Our Patient Empowerment Day, held in association with Parkinson’s Movement, an initiative of The Cure Parkinson’s Trust turned out to be a great success and was enjoyed by all. If you were there, we hope that you learned a little something that will help you improve your quality of life. If you couldn’t make it, here are a few of the highlights from the day…
The day started off with Warren Fox, chairperson of Move4Parkinson’s going through some basic housekeeping rules, even though we weren’t on an airplane.
Our host for the day was the wonderful, yet totally organised Emma Stokes (Vice President of the World Confederation of Physiotherapy), who introduced the “Rhythm of Life” event and made sure the day’s schedule was adhered to.
She introduced Mags, who as founder of Move4Parkinson’s welcomed everyone to the event and spoke about her own journey with Parkinson’s. As the crowd listened to her own inspirational story, Mags showed a video of herself during one of her off periods.
Our first keynote speaker was Professor Bas Bloem, who is a Dutch neurologist and leading advocate for participatory medicine. He spoke about the need for change in the world of healthcare and how doctors needed to change from acting as Gods to being helpful like guides. You can see his video “From God to Guide” on our video page.
Finally, he showed us his sense of humour and humility by wearing his Bloomsday hat and at the end of his speech, taking it off in respect of the people with Parkinson’s.
Bas was followed by Tom Isaacs, President and Co Founder of The Cure Parkinson’s Trust. Having lived with Parkinson’s for 17 years, his optimism and positive attitude can only be admired as he entertained the audience with his witty yet inspiring speech. He started off by saying that the Aviva Stadium was not a great place for an Englishman with a nervous disorder to be. During his speech, he spoke about his own experiences with Parkinson’s as well as his hopes for the future, including Tommy’s Top 10 Tips for living with Parkinson’s.
But by the time he had finished his speech, he had left the audience with a renewed sense of hope and smiles on their faces. His final words left the audience wanting more when he said “The final thing, and I’m sure I speak for everyone with Parkinson’s here, I hope that I never get an attack of the shakes in a fine art auction room”!!
After a short break, the audience came back to their seats for an interactive debate entitled “The Ingredients for a better quality of life”. But first, Eli Pollard spoke for a few minutes about the next World Parkinson’s Congress, which will be held in Montreal in October 2013. The debate was chaired by Paul De Roos MD, a Dutch doctor and the panel included two physiotherapists (Grainne McKeown and Josefa Domingos) and three people with Parkinson’s (Margaret Mullarney, Andrew Curran and Sara Riggare). Each of the panelists spoke about their own experiences with Parkinson’s and then questions and comments were welcomed from the audience.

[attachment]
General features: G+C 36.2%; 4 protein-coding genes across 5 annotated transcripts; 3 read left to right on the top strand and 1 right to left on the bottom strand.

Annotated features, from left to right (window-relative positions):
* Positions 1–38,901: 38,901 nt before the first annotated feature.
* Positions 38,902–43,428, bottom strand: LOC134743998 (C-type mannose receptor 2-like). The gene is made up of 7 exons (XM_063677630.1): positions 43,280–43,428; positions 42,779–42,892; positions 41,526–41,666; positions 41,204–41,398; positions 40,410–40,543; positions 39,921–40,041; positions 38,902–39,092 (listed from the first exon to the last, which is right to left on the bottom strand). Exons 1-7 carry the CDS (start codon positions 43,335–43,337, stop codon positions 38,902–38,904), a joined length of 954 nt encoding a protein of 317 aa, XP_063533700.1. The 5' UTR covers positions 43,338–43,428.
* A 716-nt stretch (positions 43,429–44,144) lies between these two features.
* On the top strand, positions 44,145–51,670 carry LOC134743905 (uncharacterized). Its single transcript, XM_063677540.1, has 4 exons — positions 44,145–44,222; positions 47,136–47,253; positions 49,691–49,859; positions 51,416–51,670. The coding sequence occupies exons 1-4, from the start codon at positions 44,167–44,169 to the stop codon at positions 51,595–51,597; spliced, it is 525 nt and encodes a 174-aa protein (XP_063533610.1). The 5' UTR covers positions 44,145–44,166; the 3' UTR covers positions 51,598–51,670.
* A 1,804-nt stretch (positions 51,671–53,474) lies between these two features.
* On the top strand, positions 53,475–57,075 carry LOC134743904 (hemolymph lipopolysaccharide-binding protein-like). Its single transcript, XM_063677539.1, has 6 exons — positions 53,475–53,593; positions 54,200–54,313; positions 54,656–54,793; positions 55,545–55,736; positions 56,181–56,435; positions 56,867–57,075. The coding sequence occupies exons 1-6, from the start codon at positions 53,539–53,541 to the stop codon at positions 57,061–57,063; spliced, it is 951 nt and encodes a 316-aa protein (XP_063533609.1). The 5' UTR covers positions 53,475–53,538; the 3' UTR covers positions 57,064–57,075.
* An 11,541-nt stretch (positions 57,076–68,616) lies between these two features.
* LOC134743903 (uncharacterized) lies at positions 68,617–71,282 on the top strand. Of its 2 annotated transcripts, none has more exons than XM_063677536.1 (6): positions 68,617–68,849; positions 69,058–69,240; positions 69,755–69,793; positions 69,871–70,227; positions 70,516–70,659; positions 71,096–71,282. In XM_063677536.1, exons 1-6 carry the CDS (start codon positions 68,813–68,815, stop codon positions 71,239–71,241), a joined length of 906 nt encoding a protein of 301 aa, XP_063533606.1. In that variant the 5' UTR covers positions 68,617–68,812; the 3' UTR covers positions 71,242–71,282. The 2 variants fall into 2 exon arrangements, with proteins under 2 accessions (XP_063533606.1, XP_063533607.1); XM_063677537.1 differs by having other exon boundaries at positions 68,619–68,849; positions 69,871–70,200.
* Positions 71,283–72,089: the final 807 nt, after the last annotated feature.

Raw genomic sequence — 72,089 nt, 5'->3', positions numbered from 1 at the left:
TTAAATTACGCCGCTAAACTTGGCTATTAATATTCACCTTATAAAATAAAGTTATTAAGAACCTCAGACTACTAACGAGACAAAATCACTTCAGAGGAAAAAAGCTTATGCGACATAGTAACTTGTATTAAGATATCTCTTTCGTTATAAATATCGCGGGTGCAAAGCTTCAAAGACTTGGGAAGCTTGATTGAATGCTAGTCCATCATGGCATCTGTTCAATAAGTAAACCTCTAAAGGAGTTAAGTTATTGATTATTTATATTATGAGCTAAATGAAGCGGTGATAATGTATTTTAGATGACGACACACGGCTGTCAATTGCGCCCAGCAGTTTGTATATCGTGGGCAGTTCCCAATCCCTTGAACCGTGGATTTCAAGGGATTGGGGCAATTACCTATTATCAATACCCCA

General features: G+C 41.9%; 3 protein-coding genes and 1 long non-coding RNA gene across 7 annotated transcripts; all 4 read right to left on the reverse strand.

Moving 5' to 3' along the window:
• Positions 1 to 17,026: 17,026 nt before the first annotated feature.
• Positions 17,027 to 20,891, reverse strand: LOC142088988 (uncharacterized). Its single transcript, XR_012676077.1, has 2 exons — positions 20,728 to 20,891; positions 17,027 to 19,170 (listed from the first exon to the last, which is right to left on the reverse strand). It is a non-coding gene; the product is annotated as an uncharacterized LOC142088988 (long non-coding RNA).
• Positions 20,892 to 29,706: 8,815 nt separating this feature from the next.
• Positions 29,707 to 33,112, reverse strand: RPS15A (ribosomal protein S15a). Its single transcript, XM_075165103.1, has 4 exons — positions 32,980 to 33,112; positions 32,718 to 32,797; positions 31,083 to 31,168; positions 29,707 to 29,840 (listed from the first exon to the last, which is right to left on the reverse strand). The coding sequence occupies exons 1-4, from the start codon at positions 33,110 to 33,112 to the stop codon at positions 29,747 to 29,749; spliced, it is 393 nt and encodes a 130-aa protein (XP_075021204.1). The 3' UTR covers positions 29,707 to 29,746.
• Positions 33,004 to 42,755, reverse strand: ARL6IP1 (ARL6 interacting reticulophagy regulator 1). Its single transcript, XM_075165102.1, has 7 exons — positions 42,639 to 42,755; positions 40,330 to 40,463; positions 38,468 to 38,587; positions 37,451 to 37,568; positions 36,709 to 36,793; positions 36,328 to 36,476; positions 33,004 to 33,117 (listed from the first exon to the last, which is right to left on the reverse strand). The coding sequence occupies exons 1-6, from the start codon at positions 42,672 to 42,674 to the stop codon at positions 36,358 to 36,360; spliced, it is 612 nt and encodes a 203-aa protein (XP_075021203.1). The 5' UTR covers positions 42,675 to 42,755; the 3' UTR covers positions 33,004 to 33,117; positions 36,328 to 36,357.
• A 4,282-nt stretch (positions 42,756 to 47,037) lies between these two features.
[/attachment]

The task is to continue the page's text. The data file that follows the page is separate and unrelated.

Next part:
When the debate finished, Fiona Shannon and Patricia O’Connor led a short seated yoga session to give the audience a little taster of what yoga is like. It involved some breathing and simple stretches which the audience took an active role in.
The audience then left for a light lunch and readied their lungs for some singing action led by American speech and language therapist Jennifer Grundulis. She explained the benefits of singing for people with Parkinson’s and then got the audience involved as she got everyone singing along to the song “Something Inside So Strong”. That was a very powerful and moving session as the audience all stood up and joined in.
After the highs of all singing together, the audience then listened to three speakers talk about different perspectives on Parkinson’s research. This was led by David Hegarty (physiotherapist) and Jon Stamford (Neuroscientist and Co Founder of Parkinson’s Movement). There was also a brief talk given by Dr. Mark Frasier from the Michael J. Fox Foundation about clinical trials and the importance of people to volunteer for these trials.
We had another short break during which time, there was a “supporting the supporters” session led by Aisling Curtin, counselling psychologist. This looked at ways in which family members and carers of people with Parkinson’s could better understand how to deal with the affects of this condition.
Our final talk of the day was given by Padraig O’Morain, counsellor and journalist who spoke about how mindfulness can enhance your daily life. It was a very relaxing and appropriate session to finish a great day’s event. Padraig engaged the audience with some tips on how to practice mindfulness at home.
To finish the day, Mags thanked everyone for their contribution and spoke about her own hope for the future of Move4Parkinson’s as it goes forward in trying to educate and empower people with Parkinson’s to improve their quality of life.
So, from me, I would also like to express my sincere gratitude to everyone who took part in the day, especially all the speakers, volunteers and various staff. I’m not going to name you all, but you know who you are so thank you. However, there is one person in particular I have to thank, whose efforts on the day allowed me to put this blog together and that is the wonderful photographer Emily Quinn, whose photos captured the moments better than any words could ever describe. Thank you Emily!